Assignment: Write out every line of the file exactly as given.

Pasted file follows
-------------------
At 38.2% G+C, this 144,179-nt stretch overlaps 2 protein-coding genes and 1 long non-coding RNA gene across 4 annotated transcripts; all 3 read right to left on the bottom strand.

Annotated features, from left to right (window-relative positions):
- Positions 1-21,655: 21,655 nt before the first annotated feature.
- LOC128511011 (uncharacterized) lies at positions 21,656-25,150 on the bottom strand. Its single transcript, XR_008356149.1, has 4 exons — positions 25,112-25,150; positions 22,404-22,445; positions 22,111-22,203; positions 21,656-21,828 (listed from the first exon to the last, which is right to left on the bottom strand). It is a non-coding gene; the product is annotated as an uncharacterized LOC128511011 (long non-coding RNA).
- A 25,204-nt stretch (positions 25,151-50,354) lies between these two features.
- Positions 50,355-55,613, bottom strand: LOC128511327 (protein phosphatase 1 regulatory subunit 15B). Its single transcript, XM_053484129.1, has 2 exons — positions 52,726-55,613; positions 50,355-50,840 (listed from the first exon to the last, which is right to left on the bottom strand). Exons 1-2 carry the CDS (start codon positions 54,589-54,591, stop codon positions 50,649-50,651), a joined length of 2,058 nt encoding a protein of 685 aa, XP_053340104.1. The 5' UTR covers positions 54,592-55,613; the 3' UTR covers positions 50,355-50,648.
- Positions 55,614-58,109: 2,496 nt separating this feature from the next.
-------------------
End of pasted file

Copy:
At 38.2% G+C, this 144,179-nt stretch overlaps 2 protein-coding genes and 1 long non-coding RNA gene across 4 annotated transcripts; all 3 read right to left on the bottom strand.

Annotated features, from left to right (window-relative positions):
- Positions 1-21,655: 21,655 nt before the first annotated feature.
- LOC128511011 (uncharacterized) lies at positions 21,656-25,150 on the bottom strand. Its single transcript, XR_008356149.1, has 4 exons — positions 25,112-25,150; positions 22,404-22,445; positions 22,111-22,203; positions 21,656-21,828 (listed from the first exon to the last, which is right to left on the bottom strand). It is a non-coding gene; the product is annotated as an uncharacterized LOC128511011 (long non-coding RNA).
- A 25,204-nt stretch (positions 25,151-50,354) lies between these two features.
- Positions 50,355-55,613, bottom strand: LOC128511327 (protein phosphatase 1 regulatory subunit 15B). Its single transcript, XM_053484129.1, has 2 exons — positions 52,726-55,613; positions 50,355-50,840 (listed from the first exon to the last, which is right to left on the bottom strand). Exons 1-2 carry the CDS (start codon positions 54,589-54,591, stop codon positions 50,649-50,651), a joined length of 2,058 nt encoding a protein of 685 aa, XP_053340104.1. The 5' UTR covers positions 54,592-55,613; the 3' UTR covers positions 50,355-50,648.
- Positions 55,614-58,109: 2,496 nt separating this feature from the next.